Date of Award

December 2022

Degree Type


Degree Name

Doctor of Philosophy



First Advisor

Robert M Cuzner

Committee Members

Andrew Lemmon, Adel Nasiri, Chiu T Law, Tian Zhao


common-mode modeling, electromagnetic compatibility, electromagnetic interference, silicon carbide semiconductors, voltage source converters, wide bandgap


Electromagnetic compatibility (EMC) issues have become one of the most difficult challenges in power converter designs. With the invention of wide bandgap (WBG) power semiconductors such as silicon carbide (SiC) and gallium nitride (GaN) power MOSFETs, the power converter designs are provided with the potential to be significantly more power dense than older generation converters using silicone IGBTs. However, the majority of spectral contents of the switching waveforms are moved from the very-low-frequency (VLF, 3 kHz to 30 kHz) range to low-frequency and up to the very-high-frequency (VHF, 30 MHz to 300 MHz) range. Moreover, due to the design traits of WBG-based converters, common-mode (CM) emission dominates the EMC problems. Conventional electromagnetic interference (EMI) modeling methodologies in the frequency range in and above VHF were mostly developed for applications where the power level is relatively low. For high-power and highly power-dense applications, new EMI modeling methodologies, especially in CM, need to be developed to allow more accurate analysis, more efficient design processes, and more optimal designs.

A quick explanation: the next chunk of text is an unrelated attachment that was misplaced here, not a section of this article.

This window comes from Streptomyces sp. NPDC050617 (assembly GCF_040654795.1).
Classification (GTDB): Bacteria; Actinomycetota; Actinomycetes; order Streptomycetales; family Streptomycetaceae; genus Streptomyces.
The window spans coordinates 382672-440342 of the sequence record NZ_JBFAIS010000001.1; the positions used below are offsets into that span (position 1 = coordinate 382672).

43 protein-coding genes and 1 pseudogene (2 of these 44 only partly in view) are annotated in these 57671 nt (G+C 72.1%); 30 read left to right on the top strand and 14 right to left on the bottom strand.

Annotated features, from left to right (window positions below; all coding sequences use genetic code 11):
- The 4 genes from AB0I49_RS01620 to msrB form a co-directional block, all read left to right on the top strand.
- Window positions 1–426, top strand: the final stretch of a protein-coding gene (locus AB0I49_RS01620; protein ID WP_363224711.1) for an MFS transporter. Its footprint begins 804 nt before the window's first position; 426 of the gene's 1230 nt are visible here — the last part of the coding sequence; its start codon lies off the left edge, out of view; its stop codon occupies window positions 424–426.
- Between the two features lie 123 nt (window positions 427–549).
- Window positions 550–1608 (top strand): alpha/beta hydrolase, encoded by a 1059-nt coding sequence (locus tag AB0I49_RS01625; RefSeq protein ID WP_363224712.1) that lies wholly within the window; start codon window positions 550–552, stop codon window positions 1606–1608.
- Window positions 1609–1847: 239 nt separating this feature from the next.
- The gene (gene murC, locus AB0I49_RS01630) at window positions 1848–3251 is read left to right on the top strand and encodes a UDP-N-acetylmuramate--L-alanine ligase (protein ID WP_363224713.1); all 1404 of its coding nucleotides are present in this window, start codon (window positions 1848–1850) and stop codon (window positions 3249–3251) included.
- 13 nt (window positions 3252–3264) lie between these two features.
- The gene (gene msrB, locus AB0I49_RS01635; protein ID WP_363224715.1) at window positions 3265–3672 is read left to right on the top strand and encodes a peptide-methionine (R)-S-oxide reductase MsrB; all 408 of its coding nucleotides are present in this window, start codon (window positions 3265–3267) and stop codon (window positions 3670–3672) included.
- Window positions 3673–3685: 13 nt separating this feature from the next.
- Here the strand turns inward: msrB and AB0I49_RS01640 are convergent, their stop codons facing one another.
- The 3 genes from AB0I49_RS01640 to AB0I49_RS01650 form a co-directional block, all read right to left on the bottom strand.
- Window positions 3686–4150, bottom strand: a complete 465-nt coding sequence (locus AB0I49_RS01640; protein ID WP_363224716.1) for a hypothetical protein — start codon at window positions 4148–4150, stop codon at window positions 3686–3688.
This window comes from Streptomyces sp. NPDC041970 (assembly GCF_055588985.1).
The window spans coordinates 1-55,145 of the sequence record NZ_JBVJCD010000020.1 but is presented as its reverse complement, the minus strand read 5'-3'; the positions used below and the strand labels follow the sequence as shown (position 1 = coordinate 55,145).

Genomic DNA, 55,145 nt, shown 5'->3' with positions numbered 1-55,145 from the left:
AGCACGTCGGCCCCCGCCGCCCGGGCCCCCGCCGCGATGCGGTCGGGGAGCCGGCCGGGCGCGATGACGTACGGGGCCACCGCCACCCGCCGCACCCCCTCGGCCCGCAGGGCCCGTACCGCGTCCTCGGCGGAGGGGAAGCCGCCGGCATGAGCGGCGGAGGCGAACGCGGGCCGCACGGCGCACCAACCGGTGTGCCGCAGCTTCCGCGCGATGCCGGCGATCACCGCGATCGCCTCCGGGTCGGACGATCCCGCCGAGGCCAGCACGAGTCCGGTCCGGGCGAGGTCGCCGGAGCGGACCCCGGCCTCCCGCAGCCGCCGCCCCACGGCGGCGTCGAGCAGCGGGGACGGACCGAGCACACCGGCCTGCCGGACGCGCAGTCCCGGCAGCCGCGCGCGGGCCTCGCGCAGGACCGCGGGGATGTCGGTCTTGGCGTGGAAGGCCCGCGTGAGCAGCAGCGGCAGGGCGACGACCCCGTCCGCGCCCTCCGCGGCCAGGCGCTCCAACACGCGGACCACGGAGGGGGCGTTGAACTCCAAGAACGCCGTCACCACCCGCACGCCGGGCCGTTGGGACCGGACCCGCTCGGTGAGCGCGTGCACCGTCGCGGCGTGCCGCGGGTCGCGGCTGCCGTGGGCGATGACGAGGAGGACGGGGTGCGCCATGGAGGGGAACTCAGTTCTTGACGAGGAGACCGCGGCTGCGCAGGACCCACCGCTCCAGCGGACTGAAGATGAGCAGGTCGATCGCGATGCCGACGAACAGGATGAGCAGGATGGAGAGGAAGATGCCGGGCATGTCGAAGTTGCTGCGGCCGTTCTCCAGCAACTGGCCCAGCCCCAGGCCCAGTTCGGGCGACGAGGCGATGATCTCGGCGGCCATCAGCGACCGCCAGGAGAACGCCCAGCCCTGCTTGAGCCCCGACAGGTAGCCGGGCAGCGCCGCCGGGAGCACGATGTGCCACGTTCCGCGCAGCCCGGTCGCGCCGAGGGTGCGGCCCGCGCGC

This doctoral dissertation documents the author's development of a novel CM emission modeling methodology with a set of CM model segments that form canonical SiC-based voltage source converters and the surrounding electrical environment, such as filter structures. The accuracy of all these model segments is validated with two applicational scenarios at frequencies up to 30 MHz. These modulized building blocks and the methodology using these blocks to construct full converter system CM models are lightweight and insightful, thus enabling more optimal design processes for SiC-enabled high-voltage and high-power-density converters such as virtual prototyping processes and multi-objective optimization. Furthermore, the discoveries of this dissertation will help power electronics designers to understand better the potential and challenges of the utilization of SiC semiconductors in voltage source converters.